Margarita “Maggie” Raycheva is a specialist news analyst working for IEG Policy’s US Food Policy channel. She covers news related to FDA, food labeling and FSMA
She joined Food Chemical News as a freelancer in November 2016 and as a full-time staff member in February 2017. Margarita has 10 years of experience in journalism, including six years of covering education in the United States. She has contributed stories to the Washington Post and a number of statewide publications in Maryland, and produced award-winning pieces on teen jobs and the controversial use of seclusion rooms in schools in the United States.
Margarita holds a bachelor’s degree in journalism, film and broadcasting from Cardiff University and a master’s degree in newspaper, print and online journalism from Syracuse University.
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Latest From Margarita Raycheva
Two of the nation’s most prominent health organizations, the American Heart Association (AHA) and the American Academy of Pediatrics (AAP), are calling on local, federal and state officials to support soda taxes and other policies designed to rollback children’s soda consumption.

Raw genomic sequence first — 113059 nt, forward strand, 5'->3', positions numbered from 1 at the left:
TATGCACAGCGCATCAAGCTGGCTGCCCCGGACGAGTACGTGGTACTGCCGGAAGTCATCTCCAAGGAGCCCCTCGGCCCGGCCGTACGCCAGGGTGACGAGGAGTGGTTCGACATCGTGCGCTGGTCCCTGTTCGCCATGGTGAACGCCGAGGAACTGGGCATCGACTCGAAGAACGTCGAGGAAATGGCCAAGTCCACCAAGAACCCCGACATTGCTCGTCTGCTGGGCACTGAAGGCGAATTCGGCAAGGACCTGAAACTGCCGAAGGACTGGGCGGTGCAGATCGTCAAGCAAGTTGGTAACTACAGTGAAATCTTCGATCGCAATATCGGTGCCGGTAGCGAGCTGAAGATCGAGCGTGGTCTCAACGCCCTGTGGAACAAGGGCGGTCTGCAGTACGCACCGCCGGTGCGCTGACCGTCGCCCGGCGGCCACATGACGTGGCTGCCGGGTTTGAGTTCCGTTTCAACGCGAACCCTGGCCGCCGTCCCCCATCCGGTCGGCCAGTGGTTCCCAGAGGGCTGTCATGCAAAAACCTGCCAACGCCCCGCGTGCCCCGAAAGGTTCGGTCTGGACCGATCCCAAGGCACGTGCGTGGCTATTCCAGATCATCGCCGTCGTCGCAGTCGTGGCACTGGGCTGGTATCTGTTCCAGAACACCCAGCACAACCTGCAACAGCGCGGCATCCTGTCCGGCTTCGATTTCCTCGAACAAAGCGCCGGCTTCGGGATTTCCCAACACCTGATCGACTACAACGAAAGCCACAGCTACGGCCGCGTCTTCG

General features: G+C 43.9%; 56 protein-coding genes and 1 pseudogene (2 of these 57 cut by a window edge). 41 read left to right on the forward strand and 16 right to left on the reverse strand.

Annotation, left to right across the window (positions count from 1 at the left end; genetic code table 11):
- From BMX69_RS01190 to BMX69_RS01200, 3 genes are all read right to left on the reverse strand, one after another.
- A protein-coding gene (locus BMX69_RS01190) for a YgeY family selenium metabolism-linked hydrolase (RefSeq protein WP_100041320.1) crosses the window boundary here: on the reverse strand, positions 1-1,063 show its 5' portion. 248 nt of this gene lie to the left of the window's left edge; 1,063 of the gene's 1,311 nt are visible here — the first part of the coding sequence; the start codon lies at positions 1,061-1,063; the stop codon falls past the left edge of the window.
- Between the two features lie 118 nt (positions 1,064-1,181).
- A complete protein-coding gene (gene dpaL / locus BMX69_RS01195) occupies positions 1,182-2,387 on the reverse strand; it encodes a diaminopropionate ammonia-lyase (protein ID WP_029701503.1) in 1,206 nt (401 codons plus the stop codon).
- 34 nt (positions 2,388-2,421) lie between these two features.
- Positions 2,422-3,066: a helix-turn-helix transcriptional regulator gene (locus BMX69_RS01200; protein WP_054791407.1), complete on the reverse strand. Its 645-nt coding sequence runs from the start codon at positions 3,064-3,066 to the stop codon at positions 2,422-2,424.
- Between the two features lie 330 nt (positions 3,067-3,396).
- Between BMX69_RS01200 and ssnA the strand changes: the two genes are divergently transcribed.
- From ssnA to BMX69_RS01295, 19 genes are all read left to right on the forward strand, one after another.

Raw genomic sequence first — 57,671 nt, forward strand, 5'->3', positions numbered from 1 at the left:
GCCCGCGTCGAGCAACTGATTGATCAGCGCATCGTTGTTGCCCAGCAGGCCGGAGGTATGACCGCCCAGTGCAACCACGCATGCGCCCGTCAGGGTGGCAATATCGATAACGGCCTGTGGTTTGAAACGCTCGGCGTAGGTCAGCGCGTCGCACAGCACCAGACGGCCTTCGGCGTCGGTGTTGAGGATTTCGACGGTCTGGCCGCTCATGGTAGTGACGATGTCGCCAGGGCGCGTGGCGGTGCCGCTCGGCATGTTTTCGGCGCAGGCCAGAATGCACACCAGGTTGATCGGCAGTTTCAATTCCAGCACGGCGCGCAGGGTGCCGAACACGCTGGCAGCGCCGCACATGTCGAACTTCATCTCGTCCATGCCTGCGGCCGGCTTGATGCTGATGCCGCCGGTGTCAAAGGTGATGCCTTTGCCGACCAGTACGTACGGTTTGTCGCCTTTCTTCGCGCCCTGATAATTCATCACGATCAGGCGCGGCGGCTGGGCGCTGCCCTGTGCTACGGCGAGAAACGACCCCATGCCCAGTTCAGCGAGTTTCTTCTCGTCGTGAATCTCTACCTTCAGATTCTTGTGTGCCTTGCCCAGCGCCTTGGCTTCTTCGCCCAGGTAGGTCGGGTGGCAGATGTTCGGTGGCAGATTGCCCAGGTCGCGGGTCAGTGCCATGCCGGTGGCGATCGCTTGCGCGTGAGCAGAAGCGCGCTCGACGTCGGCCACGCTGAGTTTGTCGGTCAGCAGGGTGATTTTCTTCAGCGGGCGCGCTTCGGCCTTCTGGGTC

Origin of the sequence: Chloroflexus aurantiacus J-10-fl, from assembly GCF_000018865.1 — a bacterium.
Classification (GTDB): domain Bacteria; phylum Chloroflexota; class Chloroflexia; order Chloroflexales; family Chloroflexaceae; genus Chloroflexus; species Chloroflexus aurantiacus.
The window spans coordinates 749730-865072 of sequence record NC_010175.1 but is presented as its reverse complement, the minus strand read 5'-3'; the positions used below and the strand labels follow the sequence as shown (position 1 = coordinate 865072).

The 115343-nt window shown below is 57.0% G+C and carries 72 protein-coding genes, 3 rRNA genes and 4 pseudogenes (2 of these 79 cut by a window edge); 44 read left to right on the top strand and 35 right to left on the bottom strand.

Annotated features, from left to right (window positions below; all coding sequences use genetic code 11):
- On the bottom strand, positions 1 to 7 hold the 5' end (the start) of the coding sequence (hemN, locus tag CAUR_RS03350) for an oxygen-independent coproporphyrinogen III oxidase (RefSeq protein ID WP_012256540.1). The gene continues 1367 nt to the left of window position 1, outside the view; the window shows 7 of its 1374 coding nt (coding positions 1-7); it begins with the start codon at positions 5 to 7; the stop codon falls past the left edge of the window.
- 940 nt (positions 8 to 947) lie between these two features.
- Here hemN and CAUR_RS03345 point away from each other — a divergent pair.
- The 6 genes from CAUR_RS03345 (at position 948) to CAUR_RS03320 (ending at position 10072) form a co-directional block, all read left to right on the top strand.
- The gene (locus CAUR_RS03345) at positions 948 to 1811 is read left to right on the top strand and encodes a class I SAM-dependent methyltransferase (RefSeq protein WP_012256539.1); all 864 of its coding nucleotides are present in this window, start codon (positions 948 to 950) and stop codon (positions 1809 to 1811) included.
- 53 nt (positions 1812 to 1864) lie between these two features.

While Food Safety and Inspection Service (FSIS) is making headway in cutting down the time it takes to complete label evaluations, the agency is still experiencing delays.
As it begins to chart a path for CBD-infused foods and supplements, FDA should consider the possibility of using genetic testing to determine whether CBD was derived from hemp or from marijuana, said FDA Deputy Commissioner for Food Safety and Response Frank Yiannas on Thursday (March 21).
While FDA is pushing on with plans to modernize its oversight of dietary supplements, industry is making headway with a major project that seeks to create a global framework for evaluating certification standards for supplements.
USDA and the Department of Health and Human Services (HHS) are inviting the public to attend the first meeting of the 2020 Dietary Guidelines Advisory Committee (DAC), which will kick off discussions of 2020-2025 Dietary Guidelines for Americans (DAG).
From boosting its ability to handle outbreaks to funding state-led FSMA inspections and bumping resources for review of emerging food technologies, FDA has very specific ideas on how to spend $38.4 million in new funding for food programs requested in the agency’s proposed FY 2020 budget.